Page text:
opinion | Robert Leikind

Israelis want peace — it’s the aftermath they fear

A Palestinian protester held stones to throw at Israeli forces near the West Bank village of Tourah on Feb. 15. Dozens of Palestinians marched in protest against the Palestinian-Israeli peace talks and US Secretary of State John Kerry’s peace efforts.
A Palestinian protester held stones to throw at Israeli forces near the West Bank village of Tourah on Feb. 15. Dozens of Palestinians marched in protest against the Palestinian-Israeli peace talks and US Secretary of State John Kerry’s peace efforts.

On June 3, 2013, Secretary of State John Kerry formally announced his plan for an Israeli-Palestinian peace initiative at the American Jewish Committee Global Forum in Washington, D.C. His remarks were greeted with a standing ovation by more than 2,000 people representing Jewish communities around the world. The next speaker, Israeli Justice Minister and current chief peace negotiator, Tzipi Livni, enthusiastically welcomed the Kerry initiative. It was a hopeful moment.

Eight months later, we are approaching the April 29 deadline Kerry set for completion of the peace negotiations. Significant gaps remain, and Palestinian leadership is threatening to abandon the talks. Should negotiations fail, many will blame Israel. Doing so, however, would reinforce a toxic dogma that perpetuates this conflict.

Poll after poll has confirmed that a majority of Israelis favor a two-state solution to the conflict with the Palestinians. Most recently, for example, a New Wave-Nielsen Alliance poll reported that 72 percent of Israelis would welcome an agreement that leads to an independent Palestinian state. So would Israeli Prime Minister Bibi Netanyahu, who stressed in early March that he is “prepared to make a historic peace . . . that would end a century of conflict and bloodshed.


But what would such a peace look like? Israelis want recognition of Israel as the state of the Jewish people, resolution of all claims arising from the conflict, and assurances that they will enjoy a secure and peaceful future. The basic elements of an agreement — borders, settlements, refugees, security, and Jerusalem — have largely been agreed upon in prior negotiations. No one anticipates that the terms Kerry will set forth in his peace proposal — nor in any final deal — will differ substantially.

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Yet, there is a troubling asymmetry in today’s peace process that has been largely ignored outside of Israel. For Palestinians to realize their core aspiration for an independent state, Israel would withdraw from much of the West Bank, according to previously agreed upon terms. Once they do, however, most of Israel’s major population centers and Ben Gurion Airport, Israel’s lifeline to the outside world, will be close to the new border and within range of missiles and small arms fire.

These vulnerabilities will be of no consequence if a stable peace emerges. But this will not be easily accomplished. Palestinians are divided between supporters of Hamas, a terrorist organization committed to Israel’s destruction, and supporters of Fatah, only some of whom support a final settlement. Anti-Israel and anti-Jewish incitement remains a regular feature of Palestinian media and political discourse. And, after years of rampant corruption, the Palestinian Authority lacks legitimacy in the eyes of many of its constituents. The result is a weakened Palestinian polity that is poorly positioned to make promises, much less keep them.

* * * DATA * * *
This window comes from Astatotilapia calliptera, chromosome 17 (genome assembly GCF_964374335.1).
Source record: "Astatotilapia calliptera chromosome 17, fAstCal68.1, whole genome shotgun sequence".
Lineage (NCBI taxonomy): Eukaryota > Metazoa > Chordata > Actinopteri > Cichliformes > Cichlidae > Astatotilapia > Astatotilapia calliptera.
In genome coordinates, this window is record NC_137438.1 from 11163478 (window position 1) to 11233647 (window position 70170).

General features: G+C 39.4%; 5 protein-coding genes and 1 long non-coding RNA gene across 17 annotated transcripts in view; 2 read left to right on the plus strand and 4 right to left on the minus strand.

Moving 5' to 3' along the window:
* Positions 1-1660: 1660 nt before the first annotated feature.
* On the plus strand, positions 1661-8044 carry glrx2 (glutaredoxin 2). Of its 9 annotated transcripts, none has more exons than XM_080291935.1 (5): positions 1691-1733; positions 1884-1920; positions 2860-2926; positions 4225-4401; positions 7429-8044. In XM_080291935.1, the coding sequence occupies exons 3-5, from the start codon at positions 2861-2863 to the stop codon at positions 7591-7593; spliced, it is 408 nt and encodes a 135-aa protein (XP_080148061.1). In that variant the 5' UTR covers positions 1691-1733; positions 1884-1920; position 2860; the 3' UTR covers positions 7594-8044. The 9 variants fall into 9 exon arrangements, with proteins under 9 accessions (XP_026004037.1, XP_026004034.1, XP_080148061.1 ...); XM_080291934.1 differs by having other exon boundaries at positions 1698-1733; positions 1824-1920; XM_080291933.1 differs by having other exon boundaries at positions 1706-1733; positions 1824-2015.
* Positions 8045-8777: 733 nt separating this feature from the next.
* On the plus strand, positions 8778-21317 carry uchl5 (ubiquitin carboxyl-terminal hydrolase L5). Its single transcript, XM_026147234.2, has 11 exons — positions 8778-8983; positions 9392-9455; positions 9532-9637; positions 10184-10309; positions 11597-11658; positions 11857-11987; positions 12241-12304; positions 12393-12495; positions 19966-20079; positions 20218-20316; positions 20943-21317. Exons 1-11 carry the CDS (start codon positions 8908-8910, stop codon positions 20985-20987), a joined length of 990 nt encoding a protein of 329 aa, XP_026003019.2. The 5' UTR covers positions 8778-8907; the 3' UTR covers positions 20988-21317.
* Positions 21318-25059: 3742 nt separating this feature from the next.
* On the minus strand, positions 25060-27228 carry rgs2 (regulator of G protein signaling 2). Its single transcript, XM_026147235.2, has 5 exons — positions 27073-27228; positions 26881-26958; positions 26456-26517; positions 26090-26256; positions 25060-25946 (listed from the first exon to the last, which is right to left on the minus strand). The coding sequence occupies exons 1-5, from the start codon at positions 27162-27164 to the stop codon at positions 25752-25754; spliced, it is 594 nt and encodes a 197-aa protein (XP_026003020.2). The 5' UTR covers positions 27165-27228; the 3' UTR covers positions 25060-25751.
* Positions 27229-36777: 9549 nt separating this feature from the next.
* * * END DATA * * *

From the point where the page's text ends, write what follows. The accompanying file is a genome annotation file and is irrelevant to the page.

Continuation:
There are also external constraints to a stable post-agreement peace. Only two weeks ago, a freighter was captured carrying advanced Iranian missiles destined for use against Israel. Iranian efforts to attack Israel will continue, and they will likely be assisted by a number of nearby states, as well as Hamas in Gaza, Hezbollah in Lebanon, and an array of Islamist groups that are contributing to unprecedented religious, ethnic, and tribal turmoil across the Middle East.

These circumstances underscore that a settlement could entail grave risks for Israel. Any deal must include assurances by the United States and others that these security threats can be mitigated. Nevertheless, the data show that Israelis remain committed to the peace process. Regrettably, it is not altogether clear that the Palestinians share this goal.


Palestinian leaders are now threatening to abandon the talks and bring their case to the United Nations, if a final agreement is not reached by the end of next month. This strategy is driven by the expectation of overwhelming support from an international community that has frequently replaced balance and fairness with harmful narratives that challenge Israel’s very legitimacy. Should the Palestinians follow through on their threat, it will mark the end of the current peace process and almost certainly lead to greater polarization and despair on both sides.

Efforts to demonize and delegitimize Israel will not lead to a Palestinian state. The politics of polarization is a dead end. Now is the time for Israelis and Palestinians to renew their commitment to the process that Secretary Kerry is facilitating. A successful result will not come easily, but what is the alternative?

Robert Leikind is director of the American Jewish Committee in Boston.